In order to strengthen the message that such schemes will not be tolerated, and will be punished tot he fullest extent of the law, the financial industry watchdog agency, FINRA, has begun to look at the role of individual brokers in shoring up the Woodbridge scam. After all, Woodbridge’s success, during which it swelled to a value of over $1.2 billion at its peak, relied heavily upon an extensive network of brokers and investment professionals who sold Woodbridge promissory notes to retail investors.
A recent judgment in FINRA arbitration for nearly a quarter of a million dollars against a broker who sold Woodbridge notes to investors has struck fear in the hearts of many firms who weren’t paying attention to their brokers over the past few years. If one firm can be held responsible for the failings of a broker, they all potentially can. And that’s a billion-dollar problem.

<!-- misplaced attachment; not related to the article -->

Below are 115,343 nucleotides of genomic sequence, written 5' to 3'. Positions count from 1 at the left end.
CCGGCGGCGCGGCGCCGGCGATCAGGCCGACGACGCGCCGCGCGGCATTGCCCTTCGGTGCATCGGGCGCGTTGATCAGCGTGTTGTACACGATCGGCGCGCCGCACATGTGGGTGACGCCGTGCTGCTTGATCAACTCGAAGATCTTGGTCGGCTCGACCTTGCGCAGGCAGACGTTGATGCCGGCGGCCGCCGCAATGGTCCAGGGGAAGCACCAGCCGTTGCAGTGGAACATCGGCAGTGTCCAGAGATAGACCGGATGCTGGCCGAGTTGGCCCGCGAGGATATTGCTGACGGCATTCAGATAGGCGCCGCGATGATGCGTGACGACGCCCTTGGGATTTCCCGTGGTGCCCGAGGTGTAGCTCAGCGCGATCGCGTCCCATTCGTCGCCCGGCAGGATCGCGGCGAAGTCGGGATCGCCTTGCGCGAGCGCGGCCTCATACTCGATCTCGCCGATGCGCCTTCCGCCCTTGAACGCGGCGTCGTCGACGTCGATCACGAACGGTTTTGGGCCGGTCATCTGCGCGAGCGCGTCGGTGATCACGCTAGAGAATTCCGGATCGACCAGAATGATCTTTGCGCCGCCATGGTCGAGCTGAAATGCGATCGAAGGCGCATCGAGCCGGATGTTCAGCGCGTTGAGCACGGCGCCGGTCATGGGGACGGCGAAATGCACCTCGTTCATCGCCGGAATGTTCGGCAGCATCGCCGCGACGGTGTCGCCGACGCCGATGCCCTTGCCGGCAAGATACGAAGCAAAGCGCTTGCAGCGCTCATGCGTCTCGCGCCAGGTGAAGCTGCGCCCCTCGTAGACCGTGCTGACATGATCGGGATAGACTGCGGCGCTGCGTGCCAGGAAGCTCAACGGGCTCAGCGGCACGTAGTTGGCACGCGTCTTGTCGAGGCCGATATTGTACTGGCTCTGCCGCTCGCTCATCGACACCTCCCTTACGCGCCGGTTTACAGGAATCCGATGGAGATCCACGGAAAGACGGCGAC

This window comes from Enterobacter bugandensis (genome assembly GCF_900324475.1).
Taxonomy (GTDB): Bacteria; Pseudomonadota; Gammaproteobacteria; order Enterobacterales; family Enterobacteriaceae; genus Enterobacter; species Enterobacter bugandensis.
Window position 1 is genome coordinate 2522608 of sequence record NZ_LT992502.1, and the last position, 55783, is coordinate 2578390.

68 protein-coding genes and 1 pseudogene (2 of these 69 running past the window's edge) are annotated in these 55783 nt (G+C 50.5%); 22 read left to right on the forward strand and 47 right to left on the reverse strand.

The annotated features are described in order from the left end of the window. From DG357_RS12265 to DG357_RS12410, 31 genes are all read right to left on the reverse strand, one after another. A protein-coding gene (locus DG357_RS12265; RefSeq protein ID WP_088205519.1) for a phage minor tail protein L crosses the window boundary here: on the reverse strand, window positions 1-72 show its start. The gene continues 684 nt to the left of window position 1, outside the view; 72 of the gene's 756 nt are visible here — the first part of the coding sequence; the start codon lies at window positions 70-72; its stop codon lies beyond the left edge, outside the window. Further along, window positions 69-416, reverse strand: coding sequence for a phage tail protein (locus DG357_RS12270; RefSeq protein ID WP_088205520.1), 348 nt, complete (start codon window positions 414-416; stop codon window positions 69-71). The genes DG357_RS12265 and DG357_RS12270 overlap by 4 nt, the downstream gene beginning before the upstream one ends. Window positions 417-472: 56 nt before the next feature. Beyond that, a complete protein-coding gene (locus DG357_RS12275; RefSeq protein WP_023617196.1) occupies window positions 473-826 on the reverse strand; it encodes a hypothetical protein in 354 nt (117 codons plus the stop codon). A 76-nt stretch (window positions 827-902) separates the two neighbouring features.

The Securities and Exchange Commission (SEC) recently announced that it was investigating Robert Shapiro, former head of the Woodbridge Group of Companies, for allegedly running a $1 billion Ponzi scheme.